Bismuth toxicity like that of other heavy metals is attributable to its predilection to combine with sulhydril groups. Because sulhydril groups are components of many vital enzymes, the effect of bismuth is to denature and destroy the function of these enzymes. Bismuth is toxic to all living organisms who depend on these enzymes. There is little selective toxicity for a particular cell type and the degree of injury depends upon the concentration that develops in a particular organ. Renal toxicity in acute poisoning is evident early because bismuth is excreted mainly by this route, only 10 percent appearing in the feces after an oral dose. In chronic poisoning, all organs are affected. In the skin a lichen planus-like rash, in the mouth stomatitis with a blue black gum line. Inflammation and inclusion bodies in the liver, kidney, and bone are characteristic. In the brain, the lesions will cause encephalitis.
Diagnosis of bismuth intoxification is usually made easily from a history of ingestion of a bismuth-containing oral preparation or the use of a cosmetic compound. Colostomy patients are obviously suspect. Physical signs in chronic poisoning include poor oral hygiene with a blue-black gum line, lichen planus-like skin rashes, weight loss, gastrointestinal symptoms, signs of encephalopathy including confusion, disorientation and rarely seizures, and black stools. Specific diagnosis by blood levels is difficult because of the extremely low blood levels found in normal patients as well as those who have been poisoned. The normal blood level is on average less than 1 ug/dl while poisoned subjects average 3 ug/dl. Much more reliable is the urine level which averages 0–20 mmol/L in normal patients and as high as 400mmol/L or more in poisonings. In appropriate cases, a simple flat plate of the abdomen will reveal the bismuth in the intestine because it is almost as dense as lead.
A simple, reliable, and fast bedside test is the modified Reinsch's test. It can identify mercury, arsenic, antimony, and bismuth. Use 10 to 15 g of gastric contents or tissue homogenate. Add 3 ml of concentrated hydrochloric and insert a copper wire spiral. Heat gently for two hours. A silvery deposit is mercury; shiny black is bismuth; dull black is arsenic; and purple is antimony. Confirmatory tests such as the Gutzeit test can confirm each deposit, and they can even be quantified. (For details, see Kaye S. Handbook of Emergency Toxicology, Charles C. Thomas, Springfield, IL. 1980, pp. 55, 84.)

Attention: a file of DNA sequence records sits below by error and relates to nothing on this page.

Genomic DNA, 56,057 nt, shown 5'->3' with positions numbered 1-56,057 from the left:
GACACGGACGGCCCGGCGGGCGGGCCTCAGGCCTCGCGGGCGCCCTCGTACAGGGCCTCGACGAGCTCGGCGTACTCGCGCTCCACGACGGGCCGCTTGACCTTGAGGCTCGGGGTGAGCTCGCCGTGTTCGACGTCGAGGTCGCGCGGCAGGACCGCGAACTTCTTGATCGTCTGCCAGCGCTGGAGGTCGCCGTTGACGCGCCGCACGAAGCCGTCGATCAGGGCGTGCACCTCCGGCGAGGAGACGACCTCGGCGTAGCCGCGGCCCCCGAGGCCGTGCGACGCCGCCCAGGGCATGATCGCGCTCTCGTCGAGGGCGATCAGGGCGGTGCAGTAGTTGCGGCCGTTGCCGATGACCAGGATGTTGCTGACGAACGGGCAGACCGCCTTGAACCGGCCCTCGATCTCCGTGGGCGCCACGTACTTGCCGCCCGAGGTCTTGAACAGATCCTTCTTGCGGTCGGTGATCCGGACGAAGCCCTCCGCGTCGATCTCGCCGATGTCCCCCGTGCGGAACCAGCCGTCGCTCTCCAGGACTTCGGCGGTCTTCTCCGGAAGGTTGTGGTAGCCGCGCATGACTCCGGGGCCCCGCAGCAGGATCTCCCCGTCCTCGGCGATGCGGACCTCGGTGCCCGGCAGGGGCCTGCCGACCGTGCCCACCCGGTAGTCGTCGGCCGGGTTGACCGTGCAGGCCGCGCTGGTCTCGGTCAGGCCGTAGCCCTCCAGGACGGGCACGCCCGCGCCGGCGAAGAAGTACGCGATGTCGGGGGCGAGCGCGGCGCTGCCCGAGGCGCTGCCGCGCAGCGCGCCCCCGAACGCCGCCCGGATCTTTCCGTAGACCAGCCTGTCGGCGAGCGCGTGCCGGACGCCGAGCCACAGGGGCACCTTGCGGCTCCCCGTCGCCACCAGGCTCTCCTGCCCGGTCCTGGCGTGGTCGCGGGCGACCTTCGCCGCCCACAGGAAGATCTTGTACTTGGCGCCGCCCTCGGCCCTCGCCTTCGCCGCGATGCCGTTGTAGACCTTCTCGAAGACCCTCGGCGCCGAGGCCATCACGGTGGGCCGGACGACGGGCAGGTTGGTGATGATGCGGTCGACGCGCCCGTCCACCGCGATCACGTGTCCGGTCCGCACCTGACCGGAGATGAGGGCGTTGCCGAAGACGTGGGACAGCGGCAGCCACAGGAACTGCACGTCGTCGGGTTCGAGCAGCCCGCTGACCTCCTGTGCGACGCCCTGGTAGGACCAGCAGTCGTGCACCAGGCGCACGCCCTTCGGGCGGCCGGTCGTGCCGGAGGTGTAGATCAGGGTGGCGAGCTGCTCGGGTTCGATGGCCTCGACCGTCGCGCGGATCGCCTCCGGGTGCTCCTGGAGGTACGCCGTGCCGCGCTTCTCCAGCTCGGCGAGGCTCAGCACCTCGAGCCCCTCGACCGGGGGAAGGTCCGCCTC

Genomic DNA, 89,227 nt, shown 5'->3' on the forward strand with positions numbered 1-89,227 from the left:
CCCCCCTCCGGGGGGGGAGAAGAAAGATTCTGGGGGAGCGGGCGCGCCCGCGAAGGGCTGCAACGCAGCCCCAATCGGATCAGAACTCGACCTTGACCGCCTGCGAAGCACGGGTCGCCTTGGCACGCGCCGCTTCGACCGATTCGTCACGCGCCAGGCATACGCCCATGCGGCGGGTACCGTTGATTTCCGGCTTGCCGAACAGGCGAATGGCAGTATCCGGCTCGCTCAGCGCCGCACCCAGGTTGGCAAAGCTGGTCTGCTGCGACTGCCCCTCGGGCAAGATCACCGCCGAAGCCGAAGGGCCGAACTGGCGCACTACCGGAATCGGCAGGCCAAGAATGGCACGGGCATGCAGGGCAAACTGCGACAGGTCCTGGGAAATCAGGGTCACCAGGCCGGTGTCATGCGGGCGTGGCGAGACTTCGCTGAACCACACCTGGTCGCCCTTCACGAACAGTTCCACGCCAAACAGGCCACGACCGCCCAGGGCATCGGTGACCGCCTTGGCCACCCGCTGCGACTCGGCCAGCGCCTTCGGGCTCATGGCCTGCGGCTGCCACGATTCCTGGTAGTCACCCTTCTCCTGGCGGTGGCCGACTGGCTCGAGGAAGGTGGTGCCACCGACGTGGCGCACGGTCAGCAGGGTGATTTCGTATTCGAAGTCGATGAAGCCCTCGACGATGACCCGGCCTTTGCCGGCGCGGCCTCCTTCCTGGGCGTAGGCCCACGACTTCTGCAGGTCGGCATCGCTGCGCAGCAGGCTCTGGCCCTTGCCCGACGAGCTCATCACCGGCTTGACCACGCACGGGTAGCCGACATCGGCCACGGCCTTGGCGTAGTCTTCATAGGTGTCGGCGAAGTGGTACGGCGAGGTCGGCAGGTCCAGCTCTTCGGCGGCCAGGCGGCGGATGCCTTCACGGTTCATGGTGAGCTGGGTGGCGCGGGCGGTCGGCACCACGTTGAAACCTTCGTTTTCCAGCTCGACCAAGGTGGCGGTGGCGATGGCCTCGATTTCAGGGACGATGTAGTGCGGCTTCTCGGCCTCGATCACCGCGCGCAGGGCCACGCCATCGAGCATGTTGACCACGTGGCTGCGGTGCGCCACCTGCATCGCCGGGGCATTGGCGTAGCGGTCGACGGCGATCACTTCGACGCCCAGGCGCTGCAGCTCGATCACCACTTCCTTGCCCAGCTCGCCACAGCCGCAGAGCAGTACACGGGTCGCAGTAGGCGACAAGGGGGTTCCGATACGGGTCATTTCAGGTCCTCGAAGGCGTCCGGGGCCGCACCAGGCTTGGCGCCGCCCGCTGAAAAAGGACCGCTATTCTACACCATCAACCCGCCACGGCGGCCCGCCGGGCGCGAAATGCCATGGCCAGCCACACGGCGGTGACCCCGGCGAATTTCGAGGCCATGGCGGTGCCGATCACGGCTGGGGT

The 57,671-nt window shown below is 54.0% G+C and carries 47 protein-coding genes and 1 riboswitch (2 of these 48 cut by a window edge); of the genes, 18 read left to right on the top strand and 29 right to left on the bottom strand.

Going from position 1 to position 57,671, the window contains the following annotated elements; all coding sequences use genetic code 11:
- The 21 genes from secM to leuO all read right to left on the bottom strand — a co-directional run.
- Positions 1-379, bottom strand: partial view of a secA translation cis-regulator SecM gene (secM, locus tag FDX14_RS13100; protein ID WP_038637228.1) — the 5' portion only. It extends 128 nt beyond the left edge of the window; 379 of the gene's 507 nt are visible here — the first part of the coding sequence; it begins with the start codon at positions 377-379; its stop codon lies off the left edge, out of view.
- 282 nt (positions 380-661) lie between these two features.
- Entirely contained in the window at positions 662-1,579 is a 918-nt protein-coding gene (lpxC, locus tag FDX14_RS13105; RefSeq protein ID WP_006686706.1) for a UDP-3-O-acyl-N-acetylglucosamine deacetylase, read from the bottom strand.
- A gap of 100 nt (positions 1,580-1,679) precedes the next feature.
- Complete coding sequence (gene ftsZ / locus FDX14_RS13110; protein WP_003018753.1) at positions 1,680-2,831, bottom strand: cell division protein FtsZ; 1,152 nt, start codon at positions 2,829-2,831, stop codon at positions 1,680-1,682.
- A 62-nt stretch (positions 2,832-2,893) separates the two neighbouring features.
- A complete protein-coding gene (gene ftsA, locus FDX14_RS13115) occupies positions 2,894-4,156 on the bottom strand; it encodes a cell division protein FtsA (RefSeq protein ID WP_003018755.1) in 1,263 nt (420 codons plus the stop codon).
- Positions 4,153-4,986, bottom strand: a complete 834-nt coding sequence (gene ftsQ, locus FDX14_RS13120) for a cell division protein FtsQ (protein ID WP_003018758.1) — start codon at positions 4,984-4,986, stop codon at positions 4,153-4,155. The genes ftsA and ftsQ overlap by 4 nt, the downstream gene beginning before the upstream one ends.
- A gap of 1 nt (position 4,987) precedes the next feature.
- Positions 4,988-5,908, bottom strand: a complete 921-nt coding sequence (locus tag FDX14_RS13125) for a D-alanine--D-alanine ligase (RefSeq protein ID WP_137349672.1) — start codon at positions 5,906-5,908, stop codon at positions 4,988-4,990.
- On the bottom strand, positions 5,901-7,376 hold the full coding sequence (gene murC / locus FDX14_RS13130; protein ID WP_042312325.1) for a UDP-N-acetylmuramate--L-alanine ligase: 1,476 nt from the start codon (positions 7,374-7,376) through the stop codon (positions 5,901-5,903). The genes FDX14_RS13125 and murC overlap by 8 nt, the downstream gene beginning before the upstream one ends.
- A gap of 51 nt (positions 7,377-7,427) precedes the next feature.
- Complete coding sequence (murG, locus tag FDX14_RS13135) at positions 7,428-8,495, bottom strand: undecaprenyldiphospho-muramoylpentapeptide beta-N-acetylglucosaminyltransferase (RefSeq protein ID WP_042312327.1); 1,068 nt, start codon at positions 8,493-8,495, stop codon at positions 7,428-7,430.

Prevention of bismuth toxicity can be achieved easily by avoiding bismuth medications and cosmetics. Pepto-Bismol and preparations of those types have been popularized for use in traveler's diarrhea, where they enjoy a good reputation. As long as therapy is not continued beyond three or four days, there is little danger of poisoning. Therapy of colostomy patients with bismuth preparations is more apt to lead to poisoning because treatment is often prolonged for months or years.
For severe acute and chronic poisoning, chelation therapy with BAL is often recommended. Many experts prefer to treat conservatively and expectantly, allowing the bismuth to be excreted gradually. In support of this view, there is evidence that chelation therapy that solubilizes the bismuth leads to an increased concentration in the brain so some harm can be done by attempting to rapidly excrete bismuth. Other authorities feel that penicillamine is a safer chelator for bismuth. It is practical to conclude that only life-threatening cases of bismuth poisoning should receive chelation therapy.